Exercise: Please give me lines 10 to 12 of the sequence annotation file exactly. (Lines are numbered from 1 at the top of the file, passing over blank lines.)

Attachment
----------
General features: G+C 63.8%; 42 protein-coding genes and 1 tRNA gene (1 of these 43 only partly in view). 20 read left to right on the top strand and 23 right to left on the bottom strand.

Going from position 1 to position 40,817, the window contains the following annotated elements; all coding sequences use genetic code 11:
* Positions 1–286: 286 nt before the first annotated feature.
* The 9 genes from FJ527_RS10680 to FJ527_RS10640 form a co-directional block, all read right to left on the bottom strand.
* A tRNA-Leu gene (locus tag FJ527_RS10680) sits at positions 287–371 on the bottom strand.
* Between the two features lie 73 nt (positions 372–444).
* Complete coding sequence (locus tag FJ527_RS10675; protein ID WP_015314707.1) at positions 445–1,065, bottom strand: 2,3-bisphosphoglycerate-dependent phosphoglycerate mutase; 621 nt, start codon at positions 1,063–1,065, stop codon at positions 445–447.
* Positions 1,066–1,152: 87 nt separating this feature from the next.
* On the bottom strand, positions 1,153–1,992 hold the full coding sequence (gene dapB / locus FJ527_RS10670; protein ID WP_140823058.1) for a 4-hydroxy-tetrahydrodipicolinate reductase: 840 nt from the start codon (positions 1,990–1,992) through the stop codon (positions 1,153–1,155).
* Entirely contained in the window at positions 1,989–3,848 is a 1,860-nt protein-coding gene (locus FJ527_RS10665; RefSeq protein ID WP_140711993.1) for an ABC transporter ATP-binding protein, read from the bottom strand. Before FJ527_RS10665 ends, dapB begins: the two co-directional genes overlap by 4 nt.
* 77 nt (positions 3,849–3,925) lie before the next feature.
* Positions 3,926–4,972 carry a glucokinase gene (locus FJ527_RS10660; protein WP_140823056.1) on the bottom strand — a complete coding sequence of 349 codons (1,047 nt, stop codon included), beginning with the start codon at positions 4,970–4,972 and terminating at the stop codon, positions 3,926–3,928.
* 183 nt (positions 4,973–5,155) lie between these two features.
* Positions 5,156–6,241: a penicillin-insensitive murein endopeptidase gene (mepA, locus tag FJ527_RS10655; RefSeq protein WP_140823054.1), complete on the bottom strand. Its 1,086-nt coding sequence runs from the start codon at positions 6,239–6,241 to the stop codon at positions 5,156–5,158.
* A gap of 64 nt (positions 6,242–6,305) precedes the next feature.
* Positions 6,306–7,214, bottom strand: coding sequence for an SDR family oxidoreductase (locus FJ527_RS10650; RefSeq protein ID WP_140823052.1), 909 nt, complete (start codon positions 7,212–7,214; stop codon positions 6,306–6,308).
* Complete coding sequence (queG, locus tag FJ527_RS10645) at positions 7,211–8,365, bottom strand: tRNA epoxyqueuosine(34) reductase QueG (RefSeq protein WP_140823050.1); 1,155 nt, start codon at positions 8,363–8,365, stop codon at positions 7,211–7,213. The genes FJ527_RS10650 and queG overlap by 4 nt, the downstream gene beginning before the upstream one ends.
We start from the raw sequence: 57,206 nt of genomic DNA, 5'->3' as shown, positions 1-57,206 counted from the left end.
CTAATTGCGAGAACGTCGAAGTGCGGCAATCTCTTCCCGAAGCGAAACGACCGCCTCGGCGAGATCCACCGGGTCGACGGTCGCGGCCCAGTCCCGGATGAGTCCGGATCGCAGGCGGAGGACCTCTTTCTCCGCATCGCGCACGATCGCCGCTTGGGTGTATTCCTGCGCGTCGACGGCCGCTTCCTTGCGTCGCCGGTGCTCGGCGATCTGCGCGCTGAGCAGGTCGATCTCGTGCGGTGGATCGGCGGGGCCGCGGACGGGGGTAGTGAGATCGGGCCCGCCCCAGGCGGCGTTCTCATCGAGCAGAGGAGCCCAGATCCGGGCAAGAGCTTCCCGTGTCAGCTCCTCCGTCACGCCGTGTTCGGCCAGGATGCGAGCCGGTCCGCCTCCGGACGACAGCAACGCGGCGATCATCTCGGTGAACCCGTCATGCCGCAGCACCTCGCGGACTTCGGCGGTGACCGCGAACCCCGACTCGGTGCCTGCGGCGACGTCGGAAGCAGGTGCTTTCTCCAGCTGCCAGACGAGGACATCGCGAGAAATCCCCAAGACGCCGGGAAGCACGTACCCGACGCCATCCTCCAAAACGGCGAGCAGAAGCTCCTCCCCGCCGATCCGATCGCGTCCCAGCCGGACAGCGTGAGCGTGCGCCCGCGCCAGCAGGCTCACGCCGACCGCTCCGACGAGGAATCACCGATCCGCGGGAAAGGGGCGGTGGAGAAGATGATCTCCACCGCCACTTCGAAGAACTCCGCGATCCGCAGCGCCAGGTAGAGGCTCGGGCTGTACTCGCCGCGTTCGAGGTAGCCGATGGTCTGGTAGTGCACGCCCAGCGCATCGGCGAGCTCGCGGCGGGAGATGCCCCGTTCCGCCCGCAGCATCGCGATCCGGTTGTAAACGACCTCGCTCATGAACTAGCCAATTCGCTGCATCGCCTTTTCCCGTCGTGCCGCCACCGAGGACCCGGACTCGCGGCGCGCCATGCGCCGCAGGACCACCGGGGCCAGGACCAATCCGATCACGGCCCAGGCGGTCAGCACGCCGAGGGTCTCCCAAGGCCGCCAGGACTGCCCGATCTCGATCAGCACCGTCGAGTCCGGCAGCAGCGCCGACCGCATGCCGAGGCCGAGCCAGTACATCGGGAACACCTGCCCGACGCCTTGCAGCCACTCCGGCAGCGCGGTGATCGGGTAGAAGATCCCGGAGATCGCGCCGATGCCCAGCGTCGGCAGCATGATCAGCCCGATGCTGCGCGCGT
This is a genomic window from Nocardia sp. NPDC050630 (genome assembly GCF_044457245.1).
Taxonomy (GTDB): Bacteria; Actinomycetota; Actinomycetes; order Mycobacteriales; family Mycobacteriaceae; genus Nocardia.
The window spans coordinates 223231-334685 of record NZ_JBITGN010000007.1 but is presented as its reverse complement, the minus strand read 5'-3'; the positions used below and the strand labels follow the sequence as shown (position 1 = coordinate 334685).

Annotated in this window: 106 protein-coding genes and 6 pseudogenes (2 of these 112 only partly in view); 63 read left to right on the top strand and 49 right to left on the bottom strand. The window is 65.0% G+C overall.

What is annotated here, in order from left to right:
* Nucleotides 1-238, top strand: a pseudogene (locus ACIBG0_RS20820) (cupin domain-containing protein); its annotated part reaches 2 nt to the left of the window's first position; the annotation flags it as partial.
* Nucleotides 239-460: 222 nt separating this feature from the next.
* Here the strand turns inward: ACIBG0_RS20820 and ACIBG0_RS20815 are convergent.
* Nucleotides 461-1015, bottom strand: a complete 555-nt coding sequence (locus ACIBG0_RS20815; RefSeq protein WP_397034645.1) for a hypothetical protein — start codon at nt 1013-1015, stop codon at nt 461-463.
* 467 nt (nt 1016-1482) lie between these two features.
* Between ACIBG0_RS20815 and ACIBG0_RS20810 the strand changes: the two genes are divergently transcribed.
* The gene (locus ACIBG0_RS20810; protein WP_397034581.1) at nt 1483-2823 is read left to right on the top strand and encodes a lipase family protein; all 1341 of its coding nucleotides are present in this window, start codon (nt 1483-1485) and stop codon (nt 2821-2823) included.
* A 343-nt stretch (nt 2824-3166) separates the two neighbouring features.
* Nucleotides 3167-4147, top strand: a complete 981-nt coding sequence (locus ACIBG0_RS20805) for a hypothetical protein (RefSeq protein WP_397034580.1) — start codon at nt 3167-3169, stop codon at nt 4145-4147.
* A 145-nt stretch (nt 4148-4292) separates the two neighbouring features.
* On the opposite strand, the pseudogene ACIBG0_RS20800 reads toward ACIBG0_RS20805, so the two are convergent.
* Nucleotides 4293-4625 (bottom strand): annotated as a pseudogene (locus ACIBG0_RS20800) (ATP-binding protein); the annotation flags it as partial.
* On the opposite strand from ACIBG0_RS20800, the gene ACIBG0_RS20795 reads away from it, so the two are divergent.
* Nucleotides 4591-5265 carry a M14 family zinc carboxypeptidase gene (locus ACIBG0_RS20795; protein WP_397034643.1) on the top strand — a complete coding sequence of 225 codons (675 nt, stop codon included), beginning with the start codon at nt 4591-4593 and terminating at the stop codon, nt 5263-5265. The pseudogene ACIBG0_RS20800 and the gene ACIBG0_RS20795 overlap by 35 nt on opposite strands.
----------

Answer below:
* Entirely contained in the window at positions 1,989–3,848 is a 1,860-nt protein-coding gene (locus FJ527_RS10665; RefSeq protein ID WP_140711993.1) for an ABC transporter ATP-binding protein, read from the bottom strand. Before FJ527_RS10665 ends, dapB begins: the two co-directional genes overlap by 4 nt.
* 77 nt (positions 3,849–3,925) lie before the next feature.
* Positions 3,926–4,972 carry a glucokinase gene (locus FJ527_RS10660; protein WP_140823056.1) on the bottom strand — a complete coding sequence of 349 codons (1,047 nt, stop codon included), beginning with the start codon at positions 4,970–4,972 and terminating at the stop codon, positions 3,926–3,928.